Mitt Romney isn't the only boss with problems finding a few good women.
In a 1959 workplace film, "The Trouble With Women," a manager named Brad is having a hard time adjusting to women employees. "You've had your little joke," he tells his boss after an encounter with a new hire. "I asked for a man." (H/T: The Atlantic)
"We don't have a man with her qualifications," the boss responds. "Get that chip off your shoulder. What's wrong with her?"
Brad shoots his boss a presidential debate-worthy smirk. "She's a woman, isn't she?" he says.
The film by McGraw-Hill is an attempt to combat the issue of office discrimination as women entered the workforce during and after World War II. By 1950, according to Bureau of Labor Statistics, women comprised 33.9 percent of the U.S. civilian labor force. Unfortunately, what qualifies as political correctness in that era translates to some record-scratching one-liners today.
When the boss appeases the manager with reasons to accept women employees as "good workers, accurate, quick to catch mistakes, a lot of patience," Brad spouts off some examples of negative experiences, including a woman who gave a mere six months' notice that she was leaving to get married. "It takes time to find a relief girl," he said.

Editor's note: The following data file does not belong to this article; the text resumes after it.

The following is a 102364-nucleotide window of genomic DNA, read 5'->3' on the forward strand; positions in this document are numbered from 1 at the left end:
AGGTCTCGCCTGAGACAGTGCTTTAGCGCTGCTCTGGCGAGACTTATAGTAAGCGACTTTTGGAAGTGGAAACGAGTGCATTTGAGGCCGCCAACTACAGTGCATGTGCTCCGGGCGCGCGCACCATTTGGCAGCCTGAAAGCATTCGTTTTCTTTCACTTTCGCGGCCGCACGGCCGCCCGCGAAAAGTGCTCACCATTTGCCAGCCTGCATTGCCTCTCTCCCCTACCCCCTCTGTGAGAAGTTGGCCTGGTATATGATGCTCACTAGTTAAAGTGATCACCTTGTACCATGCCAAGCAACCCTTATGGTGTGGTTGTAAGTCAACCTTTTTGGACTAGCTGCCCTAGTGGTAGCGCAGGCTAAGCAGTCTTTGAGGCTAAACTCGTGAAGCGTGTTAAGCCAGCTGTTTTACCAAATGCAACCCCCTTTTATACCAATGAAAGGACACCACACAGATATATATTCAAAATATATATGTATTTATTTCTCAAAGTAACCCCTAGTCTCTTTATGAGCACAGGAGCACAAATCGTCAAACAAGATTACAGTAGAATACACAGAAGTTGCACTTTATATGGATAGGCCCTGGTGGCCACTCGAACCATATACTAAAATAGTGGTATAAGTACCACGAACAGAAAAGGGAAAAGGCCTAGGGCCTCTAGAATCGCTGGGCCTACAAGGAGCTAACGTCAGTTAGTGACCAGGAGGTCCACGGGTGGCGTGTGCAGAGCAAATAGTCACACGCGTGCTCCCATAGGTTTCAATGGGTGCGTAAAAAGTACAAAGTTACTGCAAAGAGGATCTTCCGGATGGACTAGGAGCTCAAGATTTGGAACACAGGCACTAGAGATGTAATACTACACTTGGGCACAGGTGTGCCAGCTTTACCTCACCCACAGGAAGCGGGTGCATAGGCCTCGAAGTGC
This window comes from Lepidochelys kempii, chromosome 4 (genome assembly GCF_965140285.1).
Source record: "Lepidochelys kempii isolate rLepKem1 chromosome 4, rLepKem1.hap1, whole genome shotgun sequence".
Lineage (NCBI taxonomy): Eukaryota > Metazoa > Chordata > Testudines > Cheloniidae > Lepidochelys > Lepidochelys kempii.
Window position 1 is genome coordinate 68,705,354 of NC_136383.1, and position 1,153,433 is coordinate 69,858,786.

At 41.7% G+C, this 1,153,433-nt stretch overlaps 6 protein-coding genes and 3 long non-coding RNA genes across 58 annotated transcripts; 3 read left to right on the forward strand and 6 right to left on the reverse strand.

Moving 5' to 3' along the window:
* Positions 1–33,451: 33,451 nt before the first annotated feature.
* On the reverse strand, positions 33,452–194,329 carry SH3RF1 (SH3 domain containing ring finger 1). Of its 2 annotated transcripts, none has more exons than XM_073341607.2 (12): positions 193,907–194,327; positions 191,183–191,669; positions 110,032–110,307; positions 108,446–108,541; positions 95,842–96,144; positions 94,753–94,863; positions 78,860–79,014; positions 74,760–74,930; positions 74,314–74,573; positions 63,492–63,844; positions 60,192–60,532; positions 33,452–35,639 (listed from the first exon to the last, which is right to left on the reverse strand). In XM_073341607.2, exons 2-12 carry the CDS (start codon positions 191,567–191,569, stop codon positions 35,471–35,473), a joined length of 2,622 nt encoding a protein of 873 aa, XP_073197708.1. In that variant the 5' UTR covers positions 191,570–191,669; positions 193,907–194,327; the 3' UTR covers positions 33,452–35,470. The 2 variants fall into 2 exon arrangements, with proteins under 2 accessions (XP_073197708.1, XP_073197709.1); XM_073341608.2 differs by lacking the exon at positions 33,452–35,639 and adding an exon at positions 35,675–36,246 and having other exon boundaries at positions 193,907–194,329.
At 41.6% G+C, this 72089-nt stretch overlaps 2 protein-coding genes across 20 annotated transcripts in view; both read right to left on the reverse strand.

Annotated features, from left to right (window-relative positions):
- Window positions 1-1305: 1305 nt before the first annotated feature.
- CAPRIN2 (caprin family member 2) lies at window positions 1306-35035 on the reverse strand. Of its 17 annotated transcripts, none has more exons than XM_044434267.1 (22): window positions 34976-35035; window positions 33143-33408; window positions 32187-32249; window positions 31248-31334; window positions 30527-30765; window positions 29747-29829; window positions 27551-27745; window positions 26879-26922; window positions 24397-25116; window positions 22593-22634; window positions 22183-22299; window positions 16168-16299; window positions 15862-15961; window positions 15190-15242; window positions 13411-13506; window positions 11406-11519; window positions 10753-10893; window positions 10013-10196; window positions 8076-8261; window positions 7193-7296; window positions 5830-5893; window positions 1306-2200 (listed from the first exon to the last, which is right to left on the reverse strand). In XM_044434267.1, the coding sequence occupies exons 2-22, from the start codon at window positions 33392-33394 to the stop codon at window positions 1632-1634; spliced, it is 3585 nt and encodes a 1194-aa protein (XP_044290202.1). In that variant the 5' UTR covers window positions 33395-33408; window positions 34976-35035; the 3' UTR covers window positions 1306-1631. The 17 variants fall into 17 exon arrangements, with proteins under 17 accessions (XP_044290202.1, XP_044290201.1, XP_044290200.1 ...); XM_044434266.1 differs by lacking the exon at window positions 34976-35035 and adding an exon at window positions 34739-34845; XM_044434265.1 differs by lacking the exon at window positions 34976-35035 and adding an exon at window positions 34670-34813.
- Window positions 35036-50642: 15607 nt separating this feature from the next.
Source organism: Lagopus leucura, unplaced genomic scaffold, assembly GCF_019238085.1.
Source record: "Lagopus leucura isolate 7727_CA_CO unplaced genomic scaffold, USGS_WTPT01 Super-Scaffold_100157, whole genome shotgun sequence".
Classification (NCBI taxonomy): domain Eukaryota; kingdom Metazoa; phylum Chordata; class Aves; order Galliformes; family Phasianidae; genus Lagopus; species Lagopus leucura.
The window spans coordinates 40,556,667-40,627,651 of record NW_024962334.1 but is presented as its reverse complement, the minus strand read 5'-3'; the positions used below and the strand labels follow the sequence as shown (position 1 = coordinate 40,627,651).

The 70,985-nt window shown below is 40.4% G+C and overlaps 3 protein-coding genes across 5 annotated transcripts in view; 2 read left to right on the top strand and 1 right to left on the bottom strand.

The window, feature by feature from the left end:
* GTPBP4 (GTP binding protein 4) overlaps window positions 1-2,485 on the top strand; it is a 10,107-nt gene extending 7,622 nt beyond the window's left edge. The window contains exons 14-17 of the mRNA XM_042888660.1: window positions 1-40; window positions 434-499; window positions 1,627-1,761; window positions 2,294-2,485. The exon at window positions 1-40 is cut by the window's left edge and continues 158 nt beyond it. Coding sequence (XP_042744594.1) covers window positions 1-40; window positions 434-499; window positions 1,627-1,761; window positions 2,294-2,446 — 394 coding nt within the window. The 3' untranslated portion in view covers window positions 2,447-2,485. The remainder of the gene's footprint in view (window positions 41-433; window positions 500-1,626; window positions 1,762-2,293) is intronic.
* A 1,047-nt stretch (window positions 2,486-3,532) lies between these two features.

Then there's Myrtle Malloy, who isn't happy about getting her desk moved. "With a man, there's no trouble at all. Tell him what you want and he does it," Brad grouses.
"Okay, Brad, but how many blushing brides do you have?" the boss reasons. "Marriage, absenteeism, personality problems -- aren't they just really a part of life?"
"A part of a woman's life, maybe," Brad retorts.
"I can remember the good old days, when there were all men in my department, and we didn't have these problems!" Brad says.
Forget about Myrtle -- wait until Brad hears about Lilly Ledbetter.
ALSO ON HUFFPOST:
This excuse was one of several cited by 6,500 hiring managers, HR professionals and workers surveyed by CareerBuilder and Harris Interactive in 2012.
"Truth can be stranger than fiction," Jennifer Grasz, the CareerBuilder spokesperson who ran the study, told The Huffington Post. "Sometimes the outrageous happens. Whether your employer believes you will depend heavily on your track record and performance with the company."
"Many employers will allow employees to use their sick days for mental health days," Grasz said. "They want employees to recharge and be productive."
The survey found that 29 percent of employers have required a doctor's note, called the employee later in the day or otherwise checked up on an employee to verify that they were legitimately ill.
Some employers take sick day calls even more seriously, with 17 percent stating they have fired employees for calling in with a fake excuse.
Fourteen percent of the managers surveyed have even driven by the employee's home to check if they were really there.
"If an employer catches you lying, it can put your professionalism and reliability into question," Grasz said. "Your best bet is to be honest."
We assume these workers were once little kids who had the homework eaten by dogs.
At this point so has your new boss!